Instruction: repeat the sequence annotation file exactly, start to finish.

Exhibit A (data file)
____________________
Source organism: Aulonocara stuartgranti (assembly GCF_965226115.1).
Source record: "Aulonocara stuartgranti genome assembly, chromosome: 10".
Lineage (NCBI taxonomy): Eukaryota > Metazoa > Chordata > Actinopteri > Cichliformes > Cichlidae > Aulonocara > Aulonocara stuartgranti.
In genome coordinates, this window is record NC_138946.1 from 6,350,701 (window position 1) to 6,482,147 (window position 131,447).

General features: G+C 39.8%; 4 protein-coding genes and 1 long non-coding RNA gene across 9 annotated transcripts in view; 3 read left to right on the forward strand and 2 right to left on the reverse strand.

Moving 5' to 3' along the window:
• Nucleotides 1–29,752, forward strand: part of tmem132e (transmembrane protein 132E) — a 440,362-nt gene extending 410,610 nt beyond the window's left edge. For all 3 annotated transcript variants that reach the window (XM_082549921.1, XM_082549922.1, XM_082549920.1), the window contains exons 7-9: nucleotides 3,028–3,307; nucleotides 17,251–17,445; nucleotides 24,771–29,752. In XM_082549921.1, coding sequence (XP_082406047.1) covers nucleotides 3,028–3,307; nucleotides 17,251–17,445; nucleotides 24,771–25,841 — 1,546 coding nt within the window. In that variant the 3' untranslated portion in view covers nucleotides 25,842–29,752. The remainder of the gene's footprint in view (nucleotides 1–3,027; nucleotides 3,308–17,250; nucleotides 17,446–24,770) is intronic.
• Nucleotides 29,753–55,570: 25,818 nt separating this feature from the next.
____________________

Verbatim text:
Source organism: Aulonocara stuartgranti (assembly GCF_965226115.1).
Source record: "Aulonocara stuartgranti genome assembly, chromosome: 10".
Lineage (NCBI taxonomy): Eukaryota > Metazoa > Chordata > Actinopteri > Cichliformes > Cichlidae > Aulonocara > Aulonocara stuartgranti.
In genome coordinates, this window is record NC_138946.1 from 6,350,701 (window position 1) to 6,482,147 (window position 131,447).

General features: G+C 39.8%; 4 protein-coding genes and 1 long non-coding RNA gene across 9 annotated transcripts in view; 3 read left to right on the forward strand and 2 right to left on the reverse strand.

Moving 5' to 3' along the window:
• Nucleotides 1–29,752, forward strand: part of tmem132e (transmembrane protein 132E) — a 440,362-nt gene extending 410,610 nt beyond the window's left edge. For all 3 annotated transcript variants that reach the window (XM_082549921.1, XM_082549922.1, XM_082549920.1), the window contains exons 7-9: nucleotides 3,028–3,307; nucleotides 17,251–17,445; nucleotides 24,771–29,752. In XM_082549921.1, coding sequence (XP_082406047.1) covers nucleotides 3,028–3,307; nucleotides 17,251–17,445; nucleotides 24,771–25,841 — 1,546 coding nt within the window. In that variant the 3' untranslated portion in view covers nucleotides 25,842–29,752. The remainder of the gene's footprint in view (nucleotides 1–3,027; nucleotides 3,308–17,250; nucleotides 17,446–24,770) is intronic.
• Nucleotides 29,753–55,570: 25,818 nt separating this feature from the next.